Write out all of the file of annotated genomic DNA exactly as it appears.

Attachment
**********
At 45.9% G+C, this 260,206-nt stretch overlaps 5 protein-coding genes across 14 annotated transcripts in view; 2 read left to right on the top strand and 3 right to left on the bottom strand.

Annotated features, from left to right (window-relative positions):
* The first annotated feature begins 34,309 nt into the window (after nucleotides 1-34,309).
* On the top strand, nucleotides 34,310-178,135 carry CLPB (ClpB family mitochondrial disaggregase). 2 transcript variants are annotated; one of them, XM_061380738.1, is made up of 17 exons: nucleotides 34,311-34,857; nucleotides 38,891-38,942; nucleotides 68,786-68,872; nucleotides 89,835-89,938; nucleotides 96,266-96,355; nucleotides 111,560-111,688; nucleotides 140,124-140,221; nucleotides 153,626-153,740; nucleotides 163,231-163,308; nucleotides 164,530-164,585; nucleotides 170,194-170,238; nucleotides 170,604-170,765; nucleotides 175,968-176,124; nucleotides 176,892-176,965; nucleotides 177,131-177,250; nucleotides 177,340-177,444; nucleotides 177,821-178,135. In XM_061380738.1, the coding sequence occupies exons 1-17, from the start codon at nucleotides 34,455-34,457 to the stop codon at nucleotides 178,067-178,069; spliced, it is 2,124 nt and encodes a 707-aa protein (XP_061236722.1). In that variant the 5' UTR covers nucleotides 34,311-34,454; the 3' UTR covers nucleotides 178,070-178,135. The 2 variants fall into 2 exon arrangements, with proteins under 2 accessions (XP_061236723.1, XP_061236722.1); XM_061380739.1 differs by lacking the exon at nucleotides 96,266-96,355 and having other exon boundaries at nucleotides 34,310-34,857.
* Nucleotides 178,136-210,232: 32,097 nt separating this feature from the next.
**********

At 45.9% G+C, this 260,206-nt stretch overlaps 5 protein-coding genes across 14 annotated transcripts in view; 2 read left to right on the top strand and 3 right to left on the bottom strand.

Annotated features, from left to right (window-relative positions):
* The first annotated feature begins 34,309 nt into the window (after nucleotides 1-34,309).
* On the top strand, nucleotides 34,310-178,135 carry CLPB (ClpB family mitochondrial disaggregase). 2 transcript variants are annotated; one of them, XM_061380738.1, is made up of 17 exons: nucleotides 34,311-34,857; nucleotides 38,891-38,942; nucleotides 68,786-68,872; nucleotides 89,835-89,938; nucleotides 96,266-96,355; nucleotides 111,560-111,688; nucleotides 140,124-140,221; nucleotides 153,626-153,740; nucleotides 163,231-163,308; nucleotides 164,530-164,585; nucleotides 170,194-170,238; nucleotides 170,604-170,765; nucleotides 175,968-176,124; nucleotides 176,892-176,965; nucleotides 177,131-177,250; nucleotides 177,340-177,444; nucleotides 177,821-178,135. In XM_061380738.1, the coding sequence occupies exons 1-17, from the start codon at nucleotides 34,455-34,457 to the stop codon at nucleotides 178,067-178,069; spliced, it is 2,124 nt and encodes a 707-aa protein (XP_061236722.1). In that variant the 5' UTR covers nucleotides 34,311-34,454; the 3' UTR covers nucleotides 178,070-178,135. The 2 variants fall into 2 exon arrangements, with proteins under 2 accessions (XP_061236723.1, XP_061236722.1); XM_061380739.1 differs by lacking the exon at nucleotides 96,266-96,355 and having other exon boundaries at nucleotides 34,310-34,857.
* Nucleotides 178,136-210,232: 32,097 nt separating this feature from the next.